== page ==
I have lunch with my old boss Clifford Mishler from time to time at the Crystal Cafe here in Iola.
Yesterday’s topic was the Strawberry Festival sponsored by the Historical Society held June 23. He had overseen it the day before. I had been a volunteer.
At the event there is a portion of the area dedicated to appraising items people bring with them. The items run the gamut from paintings to firearms to coins. One person even brought in a regimental history of a Norwegian unit in the Union Army during the Civil War.
When it came to coins, though, it was deadly dull. I didn’t see any. Perhaps others did. One woman apologized to me because she said she had some coins at home and she had forgotten to bring them.
Coins seem to have gone out of sight and out of mind for people who don’t collect. The excitement of the state quarter program is now an increasingly distant memory. The record prices of gold and silver now date back two years.
The present decline in gold and silver prices may prove to be a buying opportunity, but it does nothing to bring out the casual crowd’s coins in Iola.
Three years ago I had a conversation with a fellow that I volunteer with. He was anxious to acquire some gold. I got the impression that it would be a small amount, perhaps even on the order of one ounce.
I tried to talk him out of it because he was not a collector and not likely to become one. With the trouble and premium associated with such a purchase by someone who knows nothing of bullion coins, it just didn’t seem like a good fit.
Well, at another event somewhat later in the year, a brat fry at which we were both working, he raised the issue again. Gold had gone up since our prior conversation and he was itching to get in. The price of the metal was trading somewhere in the $1,300s.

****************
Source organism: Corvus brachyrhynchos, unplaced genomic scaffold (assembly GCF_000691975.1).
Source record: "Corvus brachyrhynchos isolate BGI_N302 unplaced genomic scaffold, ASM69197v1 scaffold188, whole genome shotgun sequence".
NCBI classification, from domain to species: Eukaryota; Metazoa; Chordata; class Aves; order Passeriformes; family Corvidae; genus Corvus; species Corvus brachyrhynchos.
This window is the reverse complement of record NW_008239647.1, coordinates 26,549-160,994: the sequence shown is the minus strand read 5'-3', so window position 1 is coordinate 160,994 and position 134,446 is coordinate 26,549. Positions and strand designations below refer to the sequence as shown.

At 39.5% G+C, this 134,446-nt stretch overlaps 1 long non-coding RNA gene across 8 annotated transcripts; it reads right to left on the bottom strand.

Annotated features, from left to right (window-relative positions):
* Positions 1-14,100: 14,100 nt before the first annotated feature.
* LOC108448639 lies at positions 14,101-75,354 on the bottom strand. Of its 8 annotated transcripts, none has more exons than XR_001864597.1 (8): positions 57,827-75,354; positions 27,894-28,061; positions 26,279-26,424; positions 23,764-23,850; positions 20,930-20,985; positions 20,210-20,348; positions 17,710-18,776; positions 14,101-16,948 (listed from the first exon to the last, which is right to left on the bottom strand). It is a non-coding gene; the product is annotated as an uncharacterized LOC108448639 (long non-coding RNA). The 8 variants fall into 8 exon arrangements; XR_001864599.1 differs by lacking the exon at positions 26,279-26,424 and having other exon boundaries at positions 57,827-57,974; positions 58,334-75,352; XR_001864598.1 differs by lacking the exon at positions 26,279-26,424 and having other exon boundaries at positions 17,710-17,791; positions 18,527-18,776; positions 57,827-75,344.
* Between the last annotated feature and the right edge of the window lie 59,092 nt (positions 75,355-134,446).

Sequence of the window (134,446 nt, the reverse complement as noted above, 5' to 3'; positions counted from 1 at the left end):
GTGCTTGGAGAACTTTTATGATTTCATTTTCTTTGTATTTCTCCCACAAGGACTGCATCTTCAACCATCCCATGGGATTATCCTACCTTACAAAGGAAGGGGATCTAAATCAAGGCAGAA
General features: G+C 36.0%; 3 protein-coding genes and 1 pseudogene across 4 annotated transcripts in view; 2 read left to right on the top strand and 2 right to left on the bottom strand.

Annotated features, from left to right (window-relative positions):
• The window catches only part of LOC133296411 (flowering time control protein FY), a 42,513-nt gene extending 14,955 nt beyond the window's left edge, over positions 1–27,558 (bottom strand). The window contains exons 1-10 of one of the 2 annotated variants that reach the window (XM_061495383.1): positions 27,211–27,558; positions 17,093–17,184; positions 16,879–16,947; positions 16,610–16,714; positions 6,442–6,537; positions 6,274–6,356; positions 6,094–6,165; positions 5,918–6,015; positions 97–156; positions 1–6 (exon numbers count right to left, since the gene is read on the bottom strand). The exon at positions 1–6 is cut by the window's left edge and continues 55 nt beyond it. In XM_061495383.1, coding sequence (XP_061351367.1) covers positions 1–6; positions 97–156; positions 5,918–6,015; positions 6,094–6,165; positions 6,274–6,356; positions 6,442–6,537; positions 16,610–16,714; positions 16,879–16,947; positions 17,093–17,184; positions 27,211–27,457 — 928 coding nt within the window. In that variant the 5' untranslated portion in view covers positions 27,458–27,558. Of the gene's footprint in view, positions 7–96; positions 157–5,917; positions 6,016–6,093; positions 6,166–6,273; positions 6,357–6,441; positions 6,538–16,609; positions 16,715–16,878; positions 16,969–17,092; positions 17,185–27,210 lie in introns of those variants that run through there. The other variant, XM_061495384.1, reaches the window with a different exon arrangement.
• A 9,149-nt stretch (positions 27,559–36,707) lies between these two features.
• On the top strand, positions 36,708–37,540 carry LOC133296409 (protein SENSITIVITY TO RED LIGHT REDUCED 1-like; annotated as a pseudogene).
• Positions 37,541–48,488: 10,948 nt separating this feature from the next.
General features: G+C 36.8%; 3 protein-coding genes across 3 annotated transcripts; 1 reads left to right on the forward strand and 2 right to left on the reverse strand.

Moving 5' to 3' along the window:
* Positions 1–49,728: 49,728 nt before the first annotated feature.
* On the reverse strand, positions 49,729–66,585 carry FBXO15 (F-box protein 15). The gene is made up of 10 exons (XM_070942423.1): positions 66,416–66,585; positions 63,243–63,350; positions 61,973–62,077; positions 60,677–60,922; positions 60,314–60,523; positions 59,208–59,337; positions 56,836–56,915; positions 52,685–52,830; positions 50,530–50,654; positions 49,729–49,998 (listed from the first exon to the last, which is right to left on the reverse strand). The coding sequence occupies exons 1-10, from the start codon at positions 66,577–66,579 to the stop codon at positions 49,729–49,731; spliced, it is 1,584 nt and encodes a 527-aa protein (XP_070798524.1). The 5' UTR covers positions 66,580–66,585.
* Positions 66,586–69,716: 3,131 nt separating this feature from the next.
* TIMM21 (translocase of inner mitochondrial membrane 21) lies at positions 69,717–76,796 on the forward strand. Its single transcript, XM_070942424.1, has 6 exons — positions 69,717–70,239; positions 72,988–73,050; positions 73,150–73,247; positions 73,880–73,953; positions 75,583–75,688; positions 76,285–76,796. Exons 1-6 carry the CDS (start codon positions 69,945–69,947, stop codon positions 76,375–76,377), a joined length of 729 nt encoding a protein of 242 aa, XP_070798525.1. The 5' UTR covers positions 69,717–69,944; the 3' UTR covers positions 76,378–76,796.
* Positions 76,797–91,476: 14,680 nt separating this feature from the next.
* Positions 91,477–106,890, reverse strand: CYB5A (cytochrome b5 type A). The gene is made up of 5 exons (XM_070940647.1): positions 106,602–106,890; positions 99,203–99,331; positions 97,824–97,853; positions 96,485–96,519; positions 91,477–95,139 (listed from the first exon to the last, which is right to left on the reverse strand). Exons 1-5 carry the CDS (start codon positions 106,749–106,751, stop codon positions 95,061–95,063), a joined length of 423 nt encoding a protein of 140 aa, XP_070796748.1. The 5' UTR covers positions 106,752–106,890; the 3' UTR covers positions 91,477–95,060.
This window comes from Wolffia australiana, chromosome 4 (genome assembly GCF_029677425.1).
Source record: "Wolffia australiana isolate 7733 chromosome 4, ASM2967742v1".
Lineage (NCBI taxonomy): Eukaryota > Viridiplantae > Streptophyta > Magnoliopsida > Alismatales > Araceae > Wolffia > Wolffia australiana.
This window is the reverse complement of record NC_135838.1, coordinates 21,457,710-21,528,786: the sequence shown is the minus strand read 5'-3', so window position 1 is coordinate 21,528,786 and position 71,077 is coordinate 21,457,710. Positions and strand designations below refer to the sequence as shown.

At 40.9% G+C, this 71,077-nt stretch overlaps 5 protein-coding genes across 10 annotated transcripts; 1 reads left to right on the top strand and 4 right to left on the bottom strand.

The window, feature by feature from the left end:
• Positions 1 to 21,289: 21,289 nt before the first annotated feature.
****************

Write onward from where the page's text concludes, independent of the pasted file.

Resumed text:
I relented and gave him some contact information where I expected he could get his gold coin or two for the lowest possible premium.
Since that time, we have never talked about gold even though we continue to work side by side on various community projects.
Gold set a record near $1,900 an ounce at the end of August 2011. Had he made his purchase, he would have been solidly profitable.
With gold now back under $1,300, had he made his purchase and still retained the gold, he would be nursing a loss.
I have to admit I am curious. I saw him at the Strawberry Festival, but I did not have the nerve to bring up the topic of gold. The timing isn’t right. If I did not bring the topic up with him when gold was at a record high, it might be construed now as rubbing salt in the wound. In consequence, during the Strawberry Festival we just visited.
Perhaps someday the market will allow me the opportunity to open a conversation with, “Whatever happened after our gold conversation?” If I ever get the chance to ask, I will fill you in.
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